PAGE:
Die Beischlafdiebin / The Sex Thief (1998)

27 04 2020

After the rare misfire in Cuba Libre, Petzold is back on track with his usual concerns in The Sex Thief. In all honesty, this feels like his own personal attempt at refining what he accomplished in his debut, Pilots. The story is remarkably similar: two women fighting back against an exploitative labor relationship, framed through the ever-watchful eye of state surveillance. In that earlier film, Petzold’s brevity made his story hit harder. Here, I guess his characters are fleshed out, but I’m not sure that’s exactly a good thing for a Petzold film. As it stands, I think he runs out of steam early. In a way, it makes sense that he had to make Cuba Libre and this after Pilots before he could achieve The State I Am In. Somewhere during this made for television period he found a way to let his camera linger in a way that artfully plays up the tensions in personal relationships without making them resolutely clear. As it is, he is still working through some aesthetic growing pains in this film.

The film opens with our protagonist, Petra, in the embrace of who we presume to be her lover. A bucket of water is quickly thrown on this fire when Petzold cuts directly to Petra robbing this man in his sleep. This, we soon learn, is her profession. Petra makes her money by seducing, drugging, and robbing men. To her, the cause is noble, as she is doing this to finance the education of her younger sister, Franziska. After a close call with a undercover cop, Petra gives herself a break and visits Franziska. She keeps her profession a secret from her sister, telling her that she’s a successful manager. The sisters are telling lies to each other, as Franziska is not furthering her education but working in retail. Upon this discovery, Petra makes it her mission to assist Franziska in finding a job that fits her credentials.

There’s a somewhat recent interview with Petzold in which he is asked about the “transient spaces” depicted throughout his work. He responds by relaying a description of an extended stay in London’s Heathrow Airport. To quote him, “this is a shit place in the world, but it’s filled with images of waterfalls and beautiful women and advertising for wellness. Yet nothing is happening—you’re dying there. Capitalism makes all of the world the same. It tells you that just around the corner there’s an adventure, but there’s nothing.” It’s a telling description because Petzold often perfects this “airport feeling.” In The Sex Thief, Petra spends all of her time in hotels, which she uses as her justification for visiting her sister’s loft. “I work for hotels, I live in hotels, I eat in hotels. I wanted to be somewhere far away from that.” What she seeks is a lifestyle rooted, a routine, and a foundation. She tries to accomplish this with her sister, helping her acquire stable employment, but she helps her by using what she knows, which yields little success.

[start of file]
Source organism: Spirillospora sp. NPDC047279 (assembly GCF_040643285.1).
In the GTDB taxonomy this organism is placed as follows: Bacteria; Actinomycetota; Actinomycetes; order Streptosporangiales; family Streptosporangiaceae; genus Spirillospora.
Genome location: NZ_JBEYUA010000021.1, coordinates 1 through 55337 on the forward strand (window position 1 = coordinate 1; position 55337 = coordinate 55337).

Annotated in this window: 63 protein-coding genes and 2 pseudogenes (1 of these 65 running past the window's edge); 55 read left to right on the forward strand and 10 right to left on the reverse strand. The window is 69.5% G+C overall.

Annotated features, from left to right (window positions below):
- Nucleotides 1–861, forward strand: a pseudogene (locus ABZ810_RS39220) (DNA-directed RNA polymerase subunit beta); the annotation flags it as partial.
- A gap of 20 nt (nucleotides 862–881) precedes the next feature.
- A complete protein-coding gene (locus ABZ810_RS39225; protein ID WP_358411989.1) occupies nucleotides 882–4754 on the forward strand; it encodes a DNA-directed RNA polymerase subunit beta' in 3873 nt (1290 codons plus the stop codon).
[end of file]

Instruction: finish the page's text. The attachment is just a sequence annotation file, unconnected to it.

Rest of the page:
Petra’s coaching of her sister is sensual and precise, and Petzold’s depiction of it is something that manages to channel both De Palma’s lasciviousness and the otherworldly detachment of late Bresson. I’ve never considered either of these filmmakers in analyzing Petzold but I find it informative, if one applies the comparison with some caution. Bresson is perhaps the urtext to a certain kind of Western European Minimalism of which Petzold, at least in his early days, is undoubtedly a disciple. Meanwhile his fondness for Hitchcock is well-documented, and he does participate in the sort of narrative slight-of-hand that informs all of De Palma’s work. This is the Petzold film that is most specifically about eros, yet it also feels the least sensual of all his work. Perhaps it is that incomparable tension that he slowly builds that can make a film like Gespenster feel uncomfortable and sexy at the same time. Here, romance is a labor-performance, stripped (pardon the pun) of its nervous (and exciting) energies. It’s a cynical view, but it isn’t unearned.